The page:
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Swords, Cutting and Military History

A quick look at the kusarigama – sickle and chain

A quick look at the kusarigama – sickle and chain

photo by Katie

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A staple in many ninja movies, the kusarigama — known as the sickle and chain, though historically rope was often used — consists of the kama, or sickle, with a length of rope  or chain attached and a heavy weight on the end.  While modern fiction has assigned this weapon to the ninja, who did use it, it was also a weapon popular with many warriors.

The weighted rope or chain would be used to defend against incoming attacks, to trip, entangle or to tie up enemies, or — by using the weighted end as a flail, to hit an attacker.  Meanwhile, the sickle could be used to both block and strike.

The kusarigama came into use in the late Muromachi Period (1337 – 1573).  The late Muromachi Period contains a time, just over a century in length (1467 – 1573) which is known as the Sengoku (Warring States) Period;  during this time of great social upheaval, there was almost continual warfare as great lords fought free of the Ashikaga Shogunate, and then fought each other for dominance.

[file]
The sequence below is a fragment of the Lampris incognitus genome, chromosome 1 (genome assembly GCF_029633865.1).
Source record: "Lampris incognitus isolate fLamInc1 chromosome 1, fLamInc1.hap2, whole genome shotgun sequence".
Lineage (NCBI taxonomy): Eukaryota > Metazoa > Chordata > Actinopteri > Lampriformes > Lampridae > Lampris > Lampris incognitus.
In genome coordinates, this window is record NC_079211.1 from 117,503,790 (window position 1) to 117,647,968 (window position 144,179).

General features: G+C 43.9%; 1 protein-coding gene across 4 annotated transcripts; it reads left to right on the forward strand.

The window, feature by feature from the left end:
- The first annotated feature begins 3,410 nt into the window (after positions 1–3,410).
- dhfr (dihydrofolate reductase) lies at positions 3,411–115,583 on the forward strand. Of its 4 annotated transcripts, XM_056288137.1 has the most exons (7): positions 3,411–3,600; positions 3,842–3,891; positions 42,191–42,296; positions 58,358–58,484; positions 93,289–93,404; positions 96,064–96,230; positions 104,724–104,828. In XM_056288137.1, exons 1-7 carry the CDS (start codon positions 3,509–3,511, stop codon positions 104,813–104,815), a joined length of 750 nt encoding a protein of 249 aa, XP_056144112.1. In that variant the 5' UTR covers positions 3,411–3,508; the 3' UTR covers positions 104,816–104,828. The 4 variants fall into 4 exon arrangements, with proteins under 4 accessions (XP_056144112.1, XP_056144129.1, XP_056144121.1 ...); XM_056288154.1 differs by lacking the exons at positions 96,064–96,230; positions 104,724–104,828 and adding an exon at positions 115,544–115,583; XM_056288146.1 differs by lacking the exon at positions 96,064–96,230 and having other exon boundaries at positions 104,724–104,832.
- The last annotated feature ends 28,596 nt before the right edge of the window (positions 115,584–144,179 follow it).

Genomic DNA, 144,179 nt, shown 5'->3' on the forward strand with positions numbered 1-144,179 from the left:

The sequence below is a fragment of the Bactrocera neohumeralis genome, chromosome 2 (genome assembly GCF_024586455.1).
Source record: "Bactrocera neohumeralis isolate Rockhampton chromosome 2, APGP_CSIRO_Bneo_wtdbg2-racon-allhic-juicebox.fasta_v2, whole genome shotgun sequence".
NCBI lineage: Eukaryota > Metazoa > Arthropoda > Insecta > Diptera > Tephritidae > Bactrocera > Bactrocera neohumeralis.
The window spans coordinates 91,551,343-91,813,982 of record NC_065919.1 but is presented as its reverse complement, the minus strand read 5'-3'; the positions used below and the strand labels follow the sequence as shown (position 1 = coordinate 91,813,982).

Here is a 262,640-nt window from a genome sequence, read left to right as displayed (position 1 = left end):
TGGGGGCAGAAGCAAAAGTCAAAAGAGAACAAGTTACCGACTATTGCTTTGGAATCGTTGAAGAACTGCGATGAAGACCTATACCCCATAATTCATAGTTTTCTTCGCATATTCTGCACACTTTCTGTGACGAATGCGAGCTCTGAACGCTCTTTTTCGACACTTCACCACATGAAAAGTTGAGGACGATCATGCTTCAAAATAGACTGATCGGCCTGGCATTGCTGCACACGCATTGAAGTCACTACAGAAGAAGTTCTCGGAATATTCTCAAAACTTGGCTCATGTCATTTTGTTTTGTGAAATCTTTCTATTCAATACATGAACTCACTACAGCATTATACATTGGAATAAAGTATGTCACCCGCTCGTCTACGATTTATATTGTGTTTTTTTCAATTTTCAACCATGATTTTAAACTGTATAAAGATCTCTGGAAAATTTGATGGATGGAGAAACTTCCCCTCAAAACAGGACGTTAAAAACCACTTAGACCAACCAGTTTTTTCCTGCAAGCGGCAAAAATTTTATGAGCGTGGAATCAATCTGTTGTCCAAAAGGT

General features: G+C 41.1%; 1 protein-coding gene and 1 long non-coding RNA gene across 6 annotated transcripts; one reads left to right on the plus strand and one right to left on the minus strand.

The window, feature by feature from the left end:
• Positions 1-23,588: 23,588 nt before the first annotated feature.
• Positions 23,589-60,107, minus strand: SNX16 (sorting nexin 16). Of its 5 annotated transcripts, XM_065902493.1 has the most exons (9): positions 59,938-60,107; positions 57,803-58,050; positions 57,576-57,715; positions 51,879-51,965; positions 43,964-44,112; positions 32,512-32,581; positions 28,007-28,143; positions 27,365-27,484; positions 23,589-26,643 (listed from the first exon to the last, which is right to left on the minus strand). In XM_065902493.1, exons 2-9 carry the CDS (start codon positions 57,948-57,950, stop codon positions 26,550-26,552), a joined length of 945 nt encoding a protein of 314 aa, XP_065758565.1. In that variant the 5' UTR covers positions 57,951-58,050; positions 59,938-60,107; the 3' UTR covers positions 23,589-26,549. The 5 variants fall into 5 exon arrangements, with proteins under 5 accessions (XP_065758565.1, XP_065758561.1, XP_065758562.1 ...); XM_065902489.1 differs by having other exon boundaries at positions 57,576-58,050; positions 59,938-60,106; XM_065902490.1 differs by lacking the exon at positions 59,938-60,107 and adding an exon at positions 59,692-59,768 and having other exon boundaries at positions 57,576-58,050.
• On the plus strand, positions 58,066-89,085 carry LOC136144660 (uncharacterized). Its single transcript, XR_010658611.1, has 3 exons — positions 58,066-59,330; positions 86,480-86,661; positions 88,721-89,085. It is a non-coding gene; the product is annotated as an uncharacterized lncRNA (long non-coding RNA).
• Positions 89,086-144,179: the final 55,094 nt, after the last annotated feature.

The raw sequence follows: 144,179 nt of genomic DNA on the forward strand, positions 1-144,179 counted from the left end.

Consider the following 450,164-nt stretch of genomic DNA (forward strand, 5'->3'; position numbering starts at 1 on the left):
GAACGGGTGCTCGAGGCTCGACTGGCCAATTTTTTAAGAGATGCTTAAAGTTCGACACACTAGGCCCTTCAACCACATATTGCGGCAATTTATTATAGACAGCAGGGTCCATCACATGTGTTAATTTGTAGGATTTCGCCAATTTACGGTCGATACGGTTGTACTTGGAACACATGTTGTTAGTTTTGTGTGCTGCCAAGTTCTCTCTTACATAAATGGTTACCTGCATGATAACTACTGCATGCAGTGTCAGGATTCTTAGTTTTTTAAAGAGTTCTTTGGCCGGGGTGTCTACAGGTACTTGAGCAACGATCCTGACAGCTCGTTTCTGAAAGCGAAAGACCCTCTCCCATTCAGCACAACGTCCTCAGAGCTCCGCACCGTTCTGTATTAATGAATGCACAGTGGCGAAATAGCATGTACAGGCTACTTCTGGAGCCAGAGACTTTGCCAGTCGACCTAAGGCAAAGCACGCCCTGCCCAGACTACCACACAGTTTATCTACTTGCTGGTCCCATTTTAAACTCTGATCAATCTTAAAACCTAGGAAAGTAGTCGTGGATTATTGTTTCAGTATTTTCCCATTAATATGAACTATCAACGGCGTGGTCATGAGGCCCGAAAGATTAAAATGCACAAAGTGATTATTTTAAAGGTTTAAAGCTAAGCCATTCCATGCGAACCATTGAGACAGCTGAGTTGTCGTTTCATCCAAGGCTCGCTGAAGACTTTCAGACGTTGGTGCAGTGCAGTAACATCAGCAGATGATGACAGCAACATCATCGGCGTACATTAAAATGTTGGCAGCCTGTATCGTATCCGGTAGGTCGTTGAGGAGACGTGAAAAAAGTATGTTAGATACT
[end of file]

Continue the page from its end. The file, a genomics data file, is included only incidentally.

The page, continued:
Given this, it is perhaps unsurprising that unusual weapons made their appearance.  That an apparently peasant-based weapon would become popular amongst the warriors of the time shouldn’t be surprising, as there were many ashigaru — lightly armed and armoured foot soldiers — in the armies of the time, many of whom would have a peasant background.  Various history texts also mention the weapon was popular with the militant monks of the time (Secrets of the Samurai, p. 347).

From a Darwinian view of  weapon evolution,  a weapon which proves effective or superior on the battlefield would propagate;  other warriors would adopt it. This is exactly what seems to have happened over the period of a century or so.

Some of the oldest existing schools of martial arts in Japan, including Kashima Shin-ryū, founded in the early 16th century, included specialized training in defending against the kusarigama (Legacies of the Sword, p 123)

A number of museums include authentic kusarigama among their collections, such as the set on display at Iwakuni Castle


Kusarigama: sickle and chain

via Wikipedia


Use of the kusarigama in battle was often integrated with unarmed martial arts, allowing the fighter to quickly switch tactics as need or opportunity arose.  Some of the best examples of modern applications of the kusarigama are seen in the videos below.  The first video shows slowed-motion, full-speed movements:



While this video display more of a classroom kata view, though still very dramatic.




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